Identification and isolation of insecticidal oxazoles from Pseudomonas spp.

  1. Florian Grundmann1,
  2. Veronika Dill1,
  3. Andrea Dowling2,
  4. Aunchalee Thanwisai3,
  5. Edna Bode1,
  6. Narisara Chantratita3,
  7. Richard ffrench-Constant2 and
  8. Helge B. Bode1

1Department of Molecular Biotechnology, Goethe-Universität Frankfurt, Max-von-Laue-Str. 9, 60438 Frankfurt am Main, Germany
2Biosciences, University of Exeter, Penryn, Cornwall, TR10 9EZ, UK
3Faculty of Tropical Medicine, Mahidol University, 420/6 Ratchawithi Road, Ratchathewi, Bangkok 10400, Thailand

  1. Corresponding author email

This article is part of the Thematic Series "Biosynthesis and function of secondary metabolites".

Guest Editor: J. S. Dickschat
Beilstein J. Org. Chem. 2012, 8, 749–752. https://doi.org/10.3762/bjoc.8.85
Received 18 Mar 2012, Accepted 02 May 2012, Published 18 May 2012

Abstract

Two new and five known oxazoles were identified from two different Pseudomonas strains in addition to the known pyrones pseudopyronine A and B. Labeling experiments confirmed their structures and gave initial evidence for a novel biosynthesis pathway of these natural oxazoles. In order to confirm their structure, they were synthesized, which also allowed tests of their bioactivity. Additionally, the bioactivities of the synthesis intermediates were also investigated revealing interesting biological activities for several compounds despite their overall simple structures.

Keywords: insecticidal activity; labradorin; oxazole; Pseudomonas; secondary metabolite

Findings

During our search for novel natural products from entomopathogenic bacteria, strain PB22.5 was isolated from a soil sample collected in Thailand by using the baiting technique for the isolation of entomopathogenic bacteria and/or entomopathogenic nematodes, as described previously [1-4]. HPLC–MS analysis of extracts from strain PB22.5 grown in LB showed several peaks (Supporting Information File 1, Figure S1) that have not been detected in other entomopathogenic bacteria (data not shown). Subsequent large scale cultivation and purification of the main components led to the isolation of five major compounds, which were subjected to structure elucidation by MS (Supporting Information File 1, Figure S2) and NMR analysis (Supporting Information File 1, Tables S1–S6). Whereas the structures 1 and 2 could be identified as pseudopyronines A (1, 267.4 m/z [M + H]+, C16H26O3) and B (2, 295.4 m/z [M + H]+, C18H30O3) [5-7], three other compounds were identified as the known oxazole derivatives labradorin 1 (3, 241.1 m/z [M + H]+, C15H16N2O), labradorin 2 (4, 255.2 m/z [M + H]+, C16H18N2O) and pimprinaphine (5, 275.1 m/z [M + H]+, C18H14N2O) (Figure 1) [8,9].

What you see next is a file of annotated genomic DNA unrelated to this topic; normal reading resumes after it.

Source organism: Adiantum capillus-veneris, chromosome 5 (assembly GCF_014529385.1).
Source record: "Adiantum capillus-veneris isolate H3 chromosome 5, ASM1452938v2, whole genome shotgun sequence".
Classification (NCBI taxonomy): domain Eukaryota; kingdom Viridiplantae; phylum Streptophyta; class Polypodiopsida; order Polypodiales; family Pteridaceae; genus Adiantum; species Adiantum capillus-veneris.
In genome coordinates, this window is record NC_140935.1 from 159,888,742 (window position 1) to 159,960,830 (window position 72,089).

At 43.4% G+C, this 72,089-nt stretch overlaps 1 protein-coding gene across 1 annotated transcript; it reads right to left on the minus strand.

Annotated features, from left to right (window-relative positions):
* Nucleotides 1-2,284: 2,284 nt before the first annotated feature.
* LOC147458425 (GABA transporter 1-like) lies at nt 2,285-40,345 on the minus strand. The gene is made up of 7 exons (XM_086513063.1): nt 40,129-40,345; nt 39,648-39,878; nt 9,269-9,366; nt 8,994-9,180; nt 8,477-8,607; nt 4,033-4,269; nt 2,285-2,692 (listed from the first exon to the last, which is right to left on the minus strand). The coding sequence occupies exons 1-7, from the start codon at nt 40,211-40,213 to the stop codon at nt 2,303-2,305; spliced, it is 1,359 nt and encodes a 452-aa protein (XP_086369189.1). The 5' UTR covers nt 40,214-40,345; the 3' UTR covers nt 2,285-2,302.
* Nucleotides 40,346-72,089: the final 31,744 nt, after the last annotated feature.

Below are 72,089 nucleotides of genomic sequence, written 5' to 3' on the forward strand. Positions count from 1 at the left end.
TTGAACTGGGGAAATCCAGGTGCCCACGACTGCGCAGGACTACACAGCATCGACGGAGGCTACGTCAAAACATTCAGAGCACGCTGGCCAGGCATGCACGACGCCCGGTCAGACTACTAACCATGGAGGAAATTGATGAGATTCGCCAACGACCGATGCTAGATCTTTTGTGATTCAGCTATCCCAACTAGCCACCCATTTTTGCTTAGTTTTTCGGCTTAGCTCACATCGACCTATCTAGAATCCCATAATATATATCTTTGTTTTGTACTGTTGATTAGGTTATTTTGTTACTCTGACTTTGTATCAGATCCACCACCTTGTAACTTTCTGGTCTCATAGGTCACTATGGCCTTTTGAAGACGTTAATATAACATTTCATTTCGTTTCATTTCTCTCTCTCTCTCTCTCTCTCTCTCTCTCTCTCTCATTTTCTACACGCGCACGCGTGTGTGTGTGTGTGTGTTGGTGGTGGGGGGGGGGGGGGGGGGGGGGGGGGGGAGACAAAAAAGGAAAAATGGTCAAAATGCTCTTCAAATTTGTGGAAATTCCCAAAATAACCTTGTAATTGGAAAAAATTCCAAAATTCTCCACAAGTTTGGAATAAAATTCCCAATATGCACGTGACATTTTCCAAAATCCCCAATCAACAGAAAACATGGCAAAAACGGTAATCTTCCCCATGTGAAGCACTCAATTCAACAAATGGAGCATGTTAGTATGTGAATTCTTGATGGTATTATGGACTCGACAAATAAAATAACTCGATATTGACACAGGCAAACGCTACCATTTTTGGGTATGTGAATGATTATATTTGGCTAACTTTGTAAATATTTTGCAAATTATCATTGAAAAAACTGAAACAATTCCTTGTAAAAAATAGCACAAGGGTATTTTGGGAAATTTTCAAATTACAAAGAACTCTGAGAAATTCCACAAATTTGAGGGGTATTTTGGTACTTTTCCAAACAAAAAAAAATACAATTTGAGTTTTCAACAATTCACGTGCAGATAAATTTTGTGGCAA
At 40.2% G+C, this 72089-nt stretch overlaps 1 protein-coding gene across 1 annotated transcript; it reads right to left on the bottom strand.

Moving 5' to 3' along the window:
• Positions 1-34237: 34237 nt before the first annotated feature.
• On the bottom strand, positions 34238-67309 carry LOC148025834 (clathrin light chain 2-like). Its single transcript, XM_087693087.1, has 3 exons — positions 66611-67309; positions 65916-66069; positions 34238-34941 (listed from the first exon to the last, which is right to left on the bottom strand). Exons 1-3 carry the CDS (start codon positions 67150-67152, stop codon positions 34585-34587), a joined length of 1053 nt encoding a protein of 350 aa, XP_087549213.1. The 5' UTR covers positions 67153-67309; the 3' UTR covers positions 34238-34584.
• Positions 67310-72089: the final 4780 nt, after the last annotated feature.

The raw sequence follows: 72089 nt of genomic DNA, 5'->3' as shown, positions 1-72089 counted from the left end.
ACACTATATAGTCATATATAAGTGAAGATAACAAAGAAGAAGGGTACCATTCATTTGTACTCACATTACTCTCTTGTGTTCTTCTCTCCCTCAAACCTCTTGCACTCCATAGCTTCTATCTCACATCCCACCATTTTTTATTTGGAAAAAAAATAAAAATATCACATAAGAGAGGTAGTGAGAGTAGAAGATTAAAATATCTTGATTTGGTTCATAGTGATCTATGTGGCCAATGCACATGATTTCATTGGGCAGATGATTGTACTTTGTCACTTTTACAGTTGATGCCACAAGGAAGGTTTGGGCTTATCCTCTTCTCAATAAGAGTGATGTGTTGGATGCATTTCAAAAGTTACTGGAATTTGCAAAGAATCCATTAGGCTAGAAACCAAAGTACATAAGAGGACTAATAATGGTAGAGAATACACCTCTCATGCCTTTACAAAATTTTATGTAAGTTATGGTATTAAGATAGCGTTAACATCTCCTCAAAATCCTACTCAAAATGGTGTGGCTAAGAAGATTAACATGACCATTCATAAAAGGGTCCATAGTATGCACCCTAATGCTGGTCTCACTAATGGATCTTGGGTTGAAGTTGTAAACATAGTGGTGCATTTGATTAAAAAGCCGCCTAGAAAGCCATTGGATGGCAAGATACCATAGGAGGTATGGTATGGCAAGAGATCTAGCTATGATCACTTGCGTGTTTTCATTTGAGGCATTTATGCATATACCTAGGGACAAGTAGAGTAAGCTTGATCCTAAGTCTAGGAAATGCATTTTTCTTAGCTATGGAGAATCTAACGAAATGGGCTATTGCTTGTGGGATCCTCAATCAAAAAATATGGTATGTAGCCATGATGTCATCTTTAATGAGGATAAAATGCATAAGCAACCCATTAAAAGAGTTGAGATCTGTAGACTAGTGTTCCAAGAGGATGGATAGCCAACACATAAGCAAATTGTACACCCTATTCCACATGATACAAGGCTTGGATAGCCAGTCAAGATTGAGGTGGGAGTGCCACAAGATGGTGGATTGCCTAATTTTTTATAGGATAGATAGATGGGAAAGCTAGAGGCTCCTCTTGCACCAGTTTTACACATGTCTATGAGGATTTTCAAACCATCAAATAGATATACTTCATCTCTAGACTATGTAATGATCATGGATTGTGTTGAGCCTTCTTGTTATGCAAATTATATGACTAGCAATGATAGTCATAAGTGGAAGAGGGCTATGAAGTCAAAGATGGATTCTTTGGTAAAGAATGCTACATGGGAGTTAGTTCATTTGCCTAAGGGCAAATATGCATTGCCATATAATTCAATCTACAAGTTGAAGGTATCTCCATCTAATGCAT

[1860-5397-8-85-1]

Figure 1: Structures of pseudopyronines A (1) and B (2) and natural oxazoles (38) as well as synthetic oxazole derivatives (911). All natural and synthetic oxazoles show the characteristic MS fragment 130 m/z [M + H]+. The intermediates of the oxazole syntheses (1227) are also shown as they were also tested for their biological activity.

Detailed analysis of the HPLC–MS data showed WS-30581 A (6, 227.1 m/z [M + H]+, C14H14N2O) [10] as an additional oxazole derivative, but which was only produced in minute amounts. WS-30581 A (6) was identified by comparing the retention time and the MS fragmentation (Supporting Information File 1, Figure S2) of the product contained in the extract, with a synthesized compound. All oxazoles showed a characteristic fragment ion of 130 m/z [M + H]+ (Supporting Information File 1, Figure S2), and labeling experiments (Supporting Information File 1, Figure S3) enabled the elucidation of this ion as 3-methylidene-3H-indolium (Figure 1).

In order to determine the genus of the producing strain PB22.5, we sequenced its 16S-rRNA gene revealing it to be a Pseudomonas sp. with closest homology to P. putida (100% similarity: Supporting Information File 1, Figure S4) [11-14].

As judged on the basis of high-resolution MALDI–MS and LC–ESIMS/MS data the well-known entomopathogenic P. entomophila [15,16] also produces compounds 36 but not 1 and 2. Furthermore two novel oxazole derivatives named labradorin 3 (7, 268.4 m/z [M + H]+, C17H20N2O) and labradorin 4 (8, 283.2 m/z [M + H]+, C18H22N2O) were detected, but they could not be isolated due to their very low production.

Labeling experiments were performed in order to confirm the oxazole structures and to reveal their biosynthesis. Therefore, both strains were cultivated in fully labeled 13C or 15N media and 12C precursors were added (Figure 2).

[1860-5397-8-85-2]

Figure 2: MS data from strain PB22.5, which was cultivated in [U-13C] and [U-15N] medium background and LB medium as a control. Feeding experiments with 12C and 14N amino acids confirmed structures 3 and 5 and gave initial insights into the biosynthesis.

Five carbons of leucine are incorporated in compound 3, while eight carbons of compound 5 originate from phenylalanine, which confirms these moieties to be amino-acid derived (Figure 3).

[1860-5397-8-85-3]